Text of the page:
• Stagnant leadership further institutionalises the model of service unionism, where the interests of the longest-serving and highest-paying members are prioritised at the expense of the most vulnerable members and real union organising. This leadership cohort seems to regard an active and engaged membership as a threat to the status quo, as evidenced by attacks on groups like our own. Anti-democratic tendencies lead to lacklustre member engagement, disenfranchising those who might productively occupy positions at the branch, division and national levels.  
  • It’s not been easy to change this leadership. In 2020, we saw all scheduled NTEU elections delayed, while crucial decisions were made in a dangerous time for universities. In 2021, many branches will start their next bargaining round prior to the elections that were carried over from 2020, meaning workers will be represented by union leadership that they have not had their say in electing according to the agreed schedule. This is not acceptable.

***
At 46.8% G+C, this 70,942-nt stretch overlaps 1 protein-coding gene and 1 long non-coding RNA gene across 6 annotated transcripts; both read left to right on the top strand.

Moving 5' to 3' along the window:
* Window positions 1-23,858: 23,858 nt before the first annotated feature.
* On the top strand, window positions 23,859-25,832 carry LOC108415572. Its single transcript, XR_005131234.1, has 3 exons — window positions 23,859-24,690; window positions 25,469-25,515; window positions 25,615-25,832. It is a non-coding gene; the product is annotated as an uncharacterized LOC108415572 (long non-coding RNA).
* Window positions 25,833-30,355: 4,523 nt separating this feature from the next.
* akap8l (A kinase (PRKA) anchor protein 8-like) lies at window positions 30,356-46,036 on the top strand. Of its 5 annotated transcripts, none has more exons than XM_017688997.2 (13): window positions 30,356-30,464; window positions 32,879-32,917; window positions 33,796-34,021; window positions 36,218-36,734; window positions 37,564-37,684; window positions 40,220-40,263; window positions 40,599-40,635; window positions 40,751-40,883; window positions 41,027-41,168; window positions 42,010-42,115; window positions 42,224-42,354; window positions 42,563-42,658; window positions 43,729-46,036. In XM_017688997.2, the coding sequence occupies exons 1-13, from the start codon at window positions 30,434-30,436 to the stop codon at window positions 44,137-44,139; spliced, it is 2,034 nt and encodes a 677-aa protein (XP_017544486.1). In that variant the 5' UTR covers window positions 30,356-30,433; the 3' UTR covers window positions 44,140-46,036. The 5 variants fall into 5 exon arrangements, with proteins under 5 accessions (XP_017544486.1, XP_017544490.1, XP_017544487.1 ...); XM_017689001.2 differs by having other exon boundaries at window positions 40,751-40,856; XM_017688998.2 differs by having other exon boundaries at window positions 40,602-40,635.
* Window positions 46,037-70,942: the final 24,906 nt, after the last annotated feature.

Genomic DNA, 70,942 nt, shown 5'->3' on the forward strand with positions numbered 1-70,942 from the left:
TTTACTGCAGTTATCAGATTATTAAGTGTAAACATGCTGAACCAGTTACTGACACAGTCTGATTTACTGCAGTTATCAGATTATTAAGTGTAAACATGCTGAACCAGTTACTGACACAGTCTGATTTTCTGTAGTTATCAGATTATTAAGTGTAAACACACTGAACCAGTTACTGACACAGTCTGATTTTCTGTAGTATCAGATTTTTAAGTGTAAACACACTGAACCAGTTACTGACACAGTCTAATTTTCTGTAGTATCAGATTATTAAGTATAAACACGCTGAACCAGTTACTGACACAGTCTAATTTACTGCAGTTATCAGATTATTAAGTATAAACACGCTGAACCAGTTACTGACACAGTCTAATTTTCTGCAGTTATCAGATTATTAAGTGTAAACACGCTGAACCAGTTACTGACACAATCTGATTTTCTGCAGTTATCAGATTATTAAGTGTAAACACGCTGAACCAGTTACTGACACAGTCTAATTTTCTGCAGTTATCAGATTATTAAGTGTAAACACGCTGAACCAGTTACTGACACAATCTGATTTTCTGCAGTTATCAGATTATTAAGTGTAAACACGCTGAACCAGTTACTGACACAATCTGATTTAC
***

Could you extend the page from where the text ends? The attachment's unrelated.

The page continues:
• Finally, and of huge importance to us as casuals, is the fact that in its present composition, the NTEU does not reflect the reality that the most workers in higher education are in insecure employment. We need to support these workers to become elected officials in the union, beyond the single ‘casual representative’ role which now exists for some branch committees, as these people are often expected to represent thousands of workers at a single branch. To genuinely represent the sector, the union needs to centre and meaningfully represent insecure workers.

What can you do?